Interview with Dejan Ralevic, Serbia’s Deputy Assistant Minister for EU Affairs
After having gained the backing of four European Union members from Eastern Europe for accelerated accession talks, Serbia’s point man for EU affairs sat down to talk with New Europe about the enlargement process and what he thinks will be the next stage in Serbia’s integration process with the European Union and why Belgrade must continue to be a leader in the Western Balkans, as well as why he believes Serbia will be the next nation in the region to become a full member of the bloc.
New Europe (NE): What is the current status regarding EU accession negotiations with Serbia? Is the pace of the negotiations moving quickly or slowly and what are the obstacles that have been encountered?
Dejan Ralevic (DR): No doubt, the first country to be the next European Union member will be Serbia. Whether it will join alone or together with some other country is less important. Our commitment to EU membership is unquestionable. It is the same as the EU’s readiness to admit Serbia with full membership. Above all, EU membership is Serbia’s strategic interest in view of the fact that the European Union is by far our largest trading and business partner. Moreover, many of our citizens live in EU countries, do business or receive education there, or travel to those countries. It is also because Serbia is geographically and culturally a part of Europe.
Serbia’s negotiations with Brussels about full membership are well underway. So far, we’ve opened 17 out of 35 negotiating chapters and have provisionally closed two. I do have to note, however, that we are not pleased with the current pace of the negotiations. Come January, it will be six years since we started the accession negotiations and we expected a faster progress. We are probably partly to blame for not going faster, but I am convinced that the European Union is even more responsible for failing to conduct the negotiations more decisively and more dynamically and thus truly reaffirm its often restated readiness to admit Serbia as a fully-fledged member.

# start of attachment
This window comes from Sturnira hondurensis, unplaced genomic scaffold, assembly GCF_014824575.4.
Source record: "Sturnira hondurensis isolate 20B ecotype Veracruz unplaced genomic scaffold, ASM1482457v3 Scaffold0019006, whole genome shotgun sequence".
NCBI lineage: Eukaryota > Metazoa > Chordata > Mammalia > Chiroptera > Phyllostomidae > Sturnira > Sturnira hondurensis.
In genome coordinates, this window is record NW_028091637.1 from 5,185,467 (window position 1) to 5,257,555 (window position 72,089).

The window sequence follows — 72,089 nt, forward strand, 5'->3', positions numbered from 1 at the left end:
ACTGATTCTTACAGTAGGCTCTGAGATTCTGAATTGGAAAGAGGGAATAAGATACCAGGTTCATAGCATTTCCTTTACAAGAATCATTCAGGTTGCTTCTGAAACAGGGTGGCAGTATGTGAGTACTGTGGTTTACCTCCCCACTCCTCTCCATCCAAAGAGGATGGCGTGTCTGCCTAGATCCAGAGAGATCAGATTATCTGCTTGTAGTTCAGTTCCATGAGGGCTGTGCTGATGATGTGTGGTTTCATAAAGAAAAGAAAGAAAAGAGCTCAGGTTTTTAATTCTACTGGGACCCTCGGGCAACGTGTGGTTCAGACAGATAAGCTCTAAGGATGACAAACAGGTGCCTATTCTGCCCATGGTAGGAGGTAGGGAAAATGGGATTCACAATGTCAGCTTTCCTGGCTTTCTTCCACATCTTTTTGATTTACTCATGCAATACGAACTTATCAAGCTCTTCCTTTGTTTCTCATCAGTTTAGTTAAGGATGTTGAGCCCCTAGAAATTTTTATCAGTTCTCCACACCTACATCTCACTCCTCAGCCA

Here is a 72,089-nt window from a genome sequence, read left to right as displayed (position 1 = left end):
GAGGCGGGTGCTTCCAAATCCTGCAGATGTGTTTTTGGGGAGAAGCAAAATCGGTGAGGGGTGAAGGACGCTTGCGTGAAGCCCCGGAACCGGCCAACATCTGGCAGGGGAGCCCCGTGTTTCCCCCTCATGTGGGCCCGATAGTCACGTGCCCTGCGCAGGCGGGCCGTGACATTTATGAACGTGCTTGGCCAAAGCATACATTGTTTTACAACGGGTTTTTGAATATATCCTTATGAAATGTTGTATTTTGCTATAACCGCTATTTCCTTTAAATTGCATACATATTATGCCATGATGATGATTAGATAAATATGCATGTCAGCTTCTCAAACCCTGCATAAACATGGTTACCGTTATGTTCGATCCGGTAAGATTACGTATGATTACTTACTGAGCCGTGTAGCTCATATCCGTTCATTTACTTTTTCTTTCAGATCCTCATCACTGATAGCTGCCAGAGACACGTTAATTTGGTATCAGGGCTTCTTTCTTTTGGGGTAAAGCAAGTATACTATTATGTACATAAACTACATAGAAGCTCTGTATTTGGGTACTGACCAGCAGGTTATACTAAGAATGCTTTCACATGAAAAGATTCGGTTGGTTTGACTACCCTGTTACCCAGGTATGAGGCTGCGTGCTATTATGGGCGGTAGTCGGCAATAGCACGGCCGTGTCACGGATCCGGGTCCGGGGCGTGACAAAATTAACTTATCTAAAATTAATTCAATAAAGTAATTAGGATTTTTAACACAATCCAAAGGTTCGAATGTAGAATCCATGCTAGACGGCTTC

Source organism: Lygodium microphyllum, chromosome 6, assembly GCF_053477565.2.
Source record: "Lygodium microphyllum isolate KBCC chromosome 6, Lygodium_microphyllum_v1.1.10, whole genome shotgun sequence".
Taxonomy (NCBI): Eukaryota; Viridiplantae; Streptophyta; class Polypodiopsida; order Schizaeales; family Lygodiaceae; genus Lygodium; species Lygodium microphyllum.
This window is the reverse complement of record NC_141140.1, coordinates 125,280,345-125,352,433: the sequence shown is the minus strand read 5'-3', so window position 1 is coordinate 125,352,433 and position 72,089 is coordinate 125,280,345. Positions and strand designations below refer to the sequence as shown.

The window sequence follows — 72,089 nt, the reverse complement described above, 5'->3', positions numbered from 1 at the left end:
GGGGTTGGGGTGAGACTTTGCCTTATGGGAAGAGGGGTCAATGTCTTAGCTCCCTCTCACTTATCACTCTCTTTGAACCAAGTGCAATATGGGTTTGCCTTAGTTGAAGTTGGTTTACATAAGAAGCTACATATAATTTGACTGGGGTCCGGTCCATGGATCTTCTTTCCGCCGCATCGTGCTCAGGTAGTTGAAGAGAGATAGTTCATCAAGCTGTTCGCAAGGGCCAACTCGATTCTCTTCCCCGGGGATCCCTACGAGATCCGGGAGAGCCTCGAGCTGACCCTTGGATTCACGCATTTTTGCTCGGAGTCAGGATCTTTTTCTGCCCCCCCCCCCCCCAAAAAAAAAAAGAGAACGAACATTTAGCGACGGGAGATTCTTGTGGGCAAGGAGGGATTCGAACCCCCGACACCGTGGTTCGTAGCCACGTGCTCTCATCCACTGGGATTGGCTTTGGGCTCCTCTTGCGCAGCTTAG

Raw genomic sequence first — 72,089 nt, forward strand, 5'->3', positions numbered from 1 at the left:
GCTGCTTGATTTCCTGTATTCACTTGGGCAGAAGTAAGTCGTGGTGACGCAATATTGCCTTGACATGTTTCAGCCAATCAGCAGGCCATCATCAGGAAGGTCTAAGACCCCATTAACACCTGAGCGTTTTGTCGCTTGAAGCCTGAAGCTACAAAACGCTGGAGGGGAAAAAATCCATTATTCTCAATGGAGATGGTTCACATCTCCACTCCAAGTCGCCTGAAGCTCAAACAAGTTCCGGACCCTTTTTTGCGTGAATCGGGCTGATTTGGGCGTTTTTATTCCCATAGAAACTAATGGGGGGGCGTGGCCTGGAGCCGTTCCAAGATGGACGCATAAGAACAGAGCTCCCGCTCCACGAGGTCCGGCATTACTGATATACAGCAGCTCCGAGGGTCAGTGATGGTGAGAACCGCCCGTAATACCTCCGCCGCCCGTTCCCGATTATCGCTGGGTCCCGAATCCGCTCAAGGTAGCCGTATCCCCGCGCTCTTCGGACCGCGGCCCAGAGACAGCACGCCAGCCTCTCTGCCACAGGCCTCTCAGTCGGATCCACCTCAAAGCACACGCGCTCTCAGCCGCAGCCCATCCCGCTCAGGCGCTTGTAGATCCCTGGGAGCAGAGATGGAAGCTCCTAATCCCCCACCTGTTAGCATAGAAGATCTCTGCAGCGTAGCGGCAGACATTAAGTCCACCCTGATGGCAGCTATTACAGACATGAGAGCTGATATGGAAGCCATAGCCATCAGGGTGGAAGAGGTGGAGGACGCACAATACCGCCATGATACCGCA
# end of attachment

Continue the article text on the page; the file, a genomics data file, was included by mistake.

Serbia’s accession has been somewhat slowed due to internal reasons within the EU. This could be on account of Brexit or disagreements in connection with the overall operation of the European institutions, as well as the elections for the European Parliament and the formation of the Commission, which is still ongoing. We are not the only ones saying that Europe should have been faster in working together with Serbia and other Balkan countries. Many European officials, including Federica Mogherini, have confirmed that. Almost two years ago, she admitted that the Brussels neglected the Balkans and that it needed to be more invested in its integration.
NE: When will Serbia join the EU?
DR: Even though we can safely say that the first country to be the next EU member will be Serbia, since it has indisputably gone the farthest down that road, it is impossible to say precisely when this will actually happen. We are prepared to progress much faster and we contend that we could have opened many more negotiating chapters so far, but the people in Brussels obviously felt differently. It is unhelpful to speculate when exactly, whether it will be 2024 or 2025, or even a bit later, it is difficult to say. We are not going to make any wild guesses. Our priority is to undertake steady and in-depth reform of our legislation, institutions, and economy so that they are in line with the criteria set by the EU. We are taking into consideration that this is primarily in our own interest and in the interest of our citizens.